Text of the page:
Today the economies are dramatically evolving, they are triggered by development in emerging markets, the accelerated rise of fresh technologies, more refined policies and changing consumer preferences around ownership. Digitization, increasing automation and new business models have revolutionized other industries, so why should the automobile industry be left behind? These factors are giving rise to two big trends in the industry in the country:
Firstly, made it’s regulations tighter. A large number of regulations for the automobile industry have been thought very keenly in the last five years. These aim to take India to the league of their own – that is technologically developed. Today, auto makers are forced on an issue a voluntary recall in case of a manufacturing defect, as they anticipate severe penalties when government makes it mandatory under the Motor Vehicle Act. This is because if they don’t wash up their act now and are found guilty once the law is in place, the penalties could be huge amounts! In addition to this, the government plans to make frontal and side crash tests mandatory for new vehicles from October 2017 and existing vehicles by October 2019. This has made car makers beef up safety features. To pass these tests, cars must have airbags and other safety features such as child restraint systems.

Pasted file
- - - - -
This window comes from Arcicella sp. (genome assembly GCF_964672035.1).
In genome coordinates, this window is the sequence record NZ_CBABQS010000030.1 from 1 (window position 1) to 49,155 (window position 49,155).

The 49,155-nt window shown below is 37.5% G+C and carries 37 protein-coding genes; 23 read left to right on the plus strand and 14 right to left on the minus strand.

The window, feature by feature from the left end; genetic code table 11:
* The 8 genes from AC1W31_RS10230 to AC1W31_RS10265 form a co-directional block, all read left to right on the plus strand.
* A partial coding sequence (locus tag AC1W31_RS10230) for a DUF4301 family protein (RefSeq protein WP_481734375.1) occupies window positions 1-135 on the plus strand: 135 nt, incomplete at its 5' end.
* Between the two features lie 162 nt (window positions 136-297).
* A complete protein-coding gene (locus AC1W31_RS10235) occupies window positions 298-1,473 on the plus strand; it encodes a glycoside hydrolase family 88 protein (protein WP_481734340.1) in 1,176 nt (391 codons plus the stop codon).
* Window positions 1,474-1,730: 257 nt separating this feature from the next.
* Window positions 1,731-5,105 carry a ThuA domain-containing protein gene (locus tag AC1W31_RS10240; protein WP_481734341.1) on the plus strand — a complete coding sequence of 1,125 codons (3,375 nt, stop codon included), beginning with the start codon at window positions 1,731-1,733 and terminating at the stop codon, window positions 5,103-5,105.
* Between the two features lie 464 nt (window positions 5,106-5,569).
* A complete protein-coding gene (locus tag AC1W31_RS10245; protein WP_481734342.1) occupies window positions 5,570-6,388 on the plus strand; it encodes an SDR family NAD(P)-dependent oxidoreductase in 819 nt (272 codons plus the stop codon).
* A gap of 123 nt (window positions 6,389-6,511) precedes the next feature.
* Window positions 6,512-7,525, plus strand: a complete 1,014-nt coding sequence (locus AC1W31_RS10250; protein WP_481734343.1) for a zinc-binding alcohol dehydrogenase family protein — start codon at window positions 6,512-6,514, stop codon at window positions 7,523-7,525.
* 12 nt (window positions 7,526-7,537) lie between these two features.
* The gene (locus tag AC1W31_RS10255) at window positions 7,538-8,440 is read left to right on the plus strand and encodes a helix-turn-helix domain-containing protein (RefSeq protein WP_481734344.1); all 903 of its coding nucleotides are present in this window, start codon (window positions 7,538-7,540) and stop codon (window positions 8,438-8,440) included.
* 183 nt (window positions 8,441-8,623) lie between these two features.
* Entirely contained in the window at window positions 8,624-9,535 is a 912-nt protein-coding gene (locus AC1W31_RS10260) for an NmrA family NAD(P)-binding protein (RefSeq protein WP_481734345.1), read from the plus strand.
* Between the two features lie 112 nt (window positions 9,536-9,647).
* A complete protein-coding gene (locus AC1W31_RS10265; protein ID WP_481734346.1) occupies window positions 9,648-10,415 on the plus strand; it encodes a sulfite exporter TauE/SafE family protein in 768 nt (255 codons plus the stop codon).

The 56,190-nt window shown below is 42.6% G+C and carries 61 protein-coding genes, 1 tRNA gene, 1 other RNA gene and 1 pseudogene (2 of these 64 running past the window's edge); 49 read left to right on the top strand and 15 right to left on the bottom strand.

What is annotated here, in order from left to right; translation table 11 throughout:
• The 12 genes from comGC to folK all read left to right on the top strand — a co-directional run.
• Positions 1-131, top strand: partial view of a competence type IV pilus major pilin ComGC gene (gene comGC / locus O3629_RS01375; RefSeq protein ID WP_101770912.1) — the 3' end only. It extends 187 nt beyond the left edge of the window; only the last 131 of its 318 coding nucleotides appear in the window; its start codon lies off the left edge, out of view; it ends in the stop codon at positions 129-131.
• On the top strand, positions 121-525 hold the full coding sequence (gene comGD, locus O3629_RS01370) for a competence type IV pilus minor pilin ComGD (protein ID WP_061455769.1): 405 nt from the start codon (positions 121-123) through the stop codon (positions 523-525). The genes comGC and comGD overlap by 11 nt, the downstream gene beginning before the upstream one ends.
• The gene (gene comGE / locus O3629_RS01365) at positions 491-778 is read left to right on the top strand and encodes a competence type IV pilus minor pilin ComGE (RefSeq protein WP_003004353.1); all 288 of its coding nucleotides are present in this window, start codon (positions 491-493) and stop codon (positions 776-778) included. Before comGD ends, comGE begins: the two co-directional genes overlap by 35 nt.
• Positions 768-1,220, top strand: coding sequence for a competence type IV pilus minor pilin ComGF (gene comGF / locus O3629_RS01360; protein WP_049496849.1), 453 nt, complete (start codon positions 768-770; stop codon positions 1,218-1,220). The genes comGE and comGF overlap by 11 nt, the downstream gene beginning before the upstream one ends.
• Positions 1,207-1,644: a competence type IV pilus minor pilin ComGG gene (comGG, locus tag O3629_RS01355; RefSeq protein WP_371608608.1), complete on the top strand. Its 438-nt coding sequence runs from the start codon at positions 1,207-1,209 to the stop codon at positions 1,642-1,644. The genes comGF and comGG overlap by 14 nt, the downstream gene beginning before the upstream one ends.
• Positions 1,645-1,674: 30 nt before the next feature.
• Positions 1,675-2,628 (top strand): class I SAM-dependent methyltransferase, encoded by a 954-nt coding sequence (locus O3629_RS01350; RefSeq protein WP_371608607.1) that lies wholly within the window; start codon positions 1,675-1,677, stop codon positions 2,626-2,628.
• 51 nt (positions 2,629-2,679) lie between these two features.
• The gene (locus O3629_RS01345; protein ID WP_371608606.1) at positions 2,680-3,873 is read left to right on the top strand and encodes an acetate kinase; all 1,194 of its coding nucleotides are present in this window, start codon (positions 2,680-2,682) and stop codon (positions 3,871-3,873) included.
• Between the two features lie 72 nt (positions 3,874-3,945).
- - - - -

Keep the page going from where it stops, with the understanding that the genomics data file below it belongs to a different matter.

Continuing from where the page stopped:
Secondly, export revolution. Exports of cars, utility vehicles, two-wheelers and commercial vehicles have grown every year since 2000. In 2014-15, auto exports were at a record high. Exports have helped automobile companies mitigate risks from the cyclical demand in home and overseas markets. The tepid demand in the local market in the last three years saw a renewed exports thrust by automobile firms, particularly those that saw a sharp decline in domestic volumes. Every company is looking to make use of the favorable manufacturing atmosphere in the country. The sector may also benefit from the Make in India focus.
The country sure has leveled its standards with the rest of the world. America had Ford. Germany then came up with Volkswagen. Britain got Rolls-Royce. So Sanjay upstaged the rest with Maruti. It was this noisy, unattractive, 2 Cylinder, quite inefficient and wasn’t very friendly on the fuel either. However it was a good start. Then came the big daddies of the business – TATA, Mahindra, Bajaj, Eicher and Premier escalating the expectations from the cars even further. Thus today – the focus is on lighter, faster, more powerful and safer vehicles. Manufacturers are constantly changing our understanding of what a ‘car’ is, what we can do in it and how we power it. For manufactures and suppliers, this means new directions, new processes, new capabilities and new strategies—and the sooner the better!